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COMM 41 Midterm Ch. 1
Terms in this set (23)
What was the Milgram experiment?
A man who was actor, pretended to receive shocks from a participant. This was done to see if the participant would continuously shock someone just because someone of authority told him to. Ethical problems: He purposely made them feel uncomfortable by ordering them to continue. Milgram was also not prepared for the level of discomfort his participants felt.
What was the Stanford Prison Experiment?
24 students volunteered and were divided into 2 groups: prisoners and prison guards.
Discovered that a person's behavior in a role is pre-determined by the expectations and definitions of that role.
Student playing the role of the guard was harsh and unrelenting in some instances.
A collection of skills we use everyday that are necessary for our full intellectual and personal development.
The study of the methods and principles used to distinguish correct or good arguments from poor arguments
A belief based solely on personal feelings rather than on reasons or facts.
Stages of students' cognitive development
1. Dualism- Typically younger students will view things as either right or wrong. They think authorities know the right answers
2. Relativism- When the authority figures don't have the right answers, everyone has a right to his or her own opinion; there are no right or wrong answers
3. Commitment- "I should not just blindly follow or oppose authority, I need to orient myself in an uncertain world and make a decision or commitment".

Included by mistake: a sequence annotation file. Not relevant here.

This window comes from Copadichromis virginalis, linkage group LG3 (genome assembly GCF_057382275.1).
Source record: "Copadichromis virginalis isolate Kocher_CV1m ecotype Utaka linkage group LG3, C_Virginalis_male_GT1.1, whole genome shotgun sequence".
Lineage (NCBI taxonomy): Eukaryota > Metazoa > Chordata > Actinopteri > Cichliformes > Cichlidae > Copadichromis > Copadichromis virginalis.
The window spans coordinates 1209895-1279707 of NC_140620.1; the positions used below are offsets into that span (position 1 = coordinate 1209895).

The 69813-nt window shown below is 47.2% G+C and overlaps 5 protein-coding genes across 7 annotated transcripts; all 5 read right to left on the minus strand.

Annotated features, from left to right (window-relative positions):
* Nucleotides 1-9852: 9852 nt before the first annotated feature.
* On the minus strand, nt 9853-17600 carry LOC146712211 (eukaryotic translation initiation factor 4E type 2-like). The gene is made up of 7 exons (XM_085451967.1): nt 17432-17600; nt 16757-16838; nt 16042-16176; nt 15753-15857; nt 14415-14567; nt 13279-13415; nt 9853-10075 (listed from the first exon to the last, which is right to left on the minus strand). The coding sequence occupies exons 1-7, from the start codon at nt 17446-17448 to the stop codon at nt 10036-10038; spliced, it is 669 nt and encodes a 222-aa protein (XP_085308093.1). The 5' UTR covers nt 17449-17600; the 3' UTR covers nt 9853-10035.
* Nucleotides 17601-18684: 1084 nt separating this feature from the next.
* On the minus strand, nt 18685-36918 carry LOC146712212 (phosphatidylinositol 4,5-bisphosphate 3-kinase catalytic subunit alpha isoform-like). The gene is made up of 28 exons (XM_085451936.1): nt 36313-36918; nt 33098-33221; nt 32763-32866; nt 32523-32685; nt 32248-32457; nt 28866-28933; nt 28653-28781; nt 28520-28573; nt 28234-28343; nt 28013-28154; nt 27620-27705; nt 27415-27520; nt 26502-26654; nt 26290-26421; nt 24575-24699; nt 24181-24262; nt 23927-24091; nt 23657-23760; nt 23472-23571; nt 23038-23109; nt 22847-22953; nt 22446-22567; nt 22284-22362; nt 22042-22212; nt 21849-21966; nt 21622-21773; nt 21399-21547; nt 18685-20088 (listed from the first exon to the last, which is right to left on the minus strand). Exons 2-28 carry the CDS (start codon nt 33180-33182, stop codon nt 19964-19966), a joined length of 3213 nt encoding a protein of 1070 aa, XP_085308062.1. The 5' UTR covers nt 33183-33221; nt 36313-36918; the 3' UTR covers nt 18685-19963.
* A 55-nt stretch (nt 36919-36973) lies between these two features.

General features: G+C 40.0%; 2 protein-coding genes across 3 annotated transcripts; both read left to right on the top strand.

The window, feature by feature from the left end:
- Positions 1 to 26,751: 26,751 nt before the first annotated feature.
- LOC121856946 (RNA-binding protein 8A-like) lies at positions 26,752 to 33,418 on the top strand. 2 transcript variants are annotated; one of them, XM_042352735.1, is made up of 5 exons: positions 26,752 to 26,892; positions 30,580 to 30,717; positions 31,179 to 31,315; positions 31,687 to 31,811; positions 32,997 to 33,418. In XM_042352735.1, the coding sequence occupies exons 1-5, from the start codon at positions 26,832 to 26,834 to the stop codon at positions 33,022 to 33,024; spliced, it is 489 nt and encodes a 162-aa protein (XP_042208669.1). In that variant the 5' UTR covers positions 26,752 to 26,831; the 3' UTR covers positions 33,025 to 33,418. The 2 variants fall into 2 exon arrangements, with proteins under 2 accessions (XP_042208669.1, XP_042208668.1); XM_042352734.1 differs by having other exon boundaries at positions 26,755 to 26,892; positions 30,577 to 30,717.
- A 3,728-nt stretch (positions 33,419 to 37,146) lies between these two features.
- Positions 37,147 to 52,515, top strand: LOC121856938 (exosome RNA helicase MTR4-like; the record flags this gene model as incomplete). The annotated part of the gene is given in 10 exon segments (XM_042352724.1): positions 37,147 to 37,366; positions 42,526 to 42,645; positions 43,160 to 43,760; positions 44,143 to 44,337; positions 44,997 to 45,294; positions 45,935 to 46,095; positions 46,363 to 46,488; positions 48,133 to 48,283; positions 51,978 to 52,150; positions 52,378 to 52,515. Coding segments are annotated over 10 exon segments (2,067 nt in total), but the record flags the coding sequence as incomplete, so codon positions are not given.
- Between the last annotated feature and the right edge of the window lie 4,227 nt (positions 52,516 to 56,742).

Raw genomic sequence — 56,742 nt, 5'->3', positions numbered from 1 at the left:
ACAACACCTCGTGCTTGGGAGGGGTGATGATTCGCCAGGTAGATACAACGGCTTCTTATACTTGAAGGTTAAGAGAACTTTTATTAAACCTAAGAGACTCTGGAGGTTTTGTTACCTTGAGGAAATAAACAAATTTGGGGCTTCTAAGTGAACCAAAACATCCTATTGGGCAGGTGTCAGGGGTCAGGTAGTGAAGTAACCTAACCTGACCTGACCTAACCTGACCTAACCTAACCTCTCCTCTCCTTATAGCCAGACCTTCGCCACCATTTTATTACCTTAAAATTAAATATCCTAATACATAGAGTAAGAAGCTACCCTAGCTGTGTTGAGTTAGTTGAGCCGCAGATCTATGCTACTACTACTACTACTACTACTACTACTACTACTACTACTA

The process of acquiring advanced thinking and problem solving skills from infancy through adulthood.
At the dualistic stage of research, seeking out only evidence that supports your view and dismissing evidence that contradicts it
Characteristics of a good critical thinker:
- analytical skills
- effective communication
- research and inquiry skills
- flexibility and tolerance for ambiguity
- open-minded skepticism
- creative problem solving
- attention, mindfulness, and curiosity
- collaborative learning
Method of belief
A method of critical analysis in which we suspend our doubts and biases and remain genuinely open to what people with opposing views are saying
Method of doubt
A method of critical analysis in which we put aside our preconceived ideas and beliefs and begin from a position of skepticism
A form of government in which the highest power in the state is invested in the people and exercised directly by them, as is generally the case in modern democracies by their elected officials
Three-tier model of thinking
Experience- firsthand experience as well as information or empirical facts that we receive from other sources.
Interpretation- trying to make sense of our experiences
Analysis- requires that we raise our level of thinking critically examine our interpretation of an experience, as well as those of others, refusing to accept either narrow interpretation of an experience or interpretations that are too broad.
The habitual use of immature defense mechanisms when our worldviews are challenged
Types of resistance
rigid beliefs that interfere with critical analysis of our worldviews
Types of narrow mindedness
Fear of challenge
the belief that the self or individual is the center of all things
The belief in the inherent superiority of one's own group and culture
The belief that humans are the center or most significant entities of the universe
Holding two contradictory views at the same time and believing both to be true
A sense of disorientation that occurs in situations where new ideas directly conflict with a person's worldview
A sense of disorientation that occurs when the social behavior and norms of others conflict with a person's worldview
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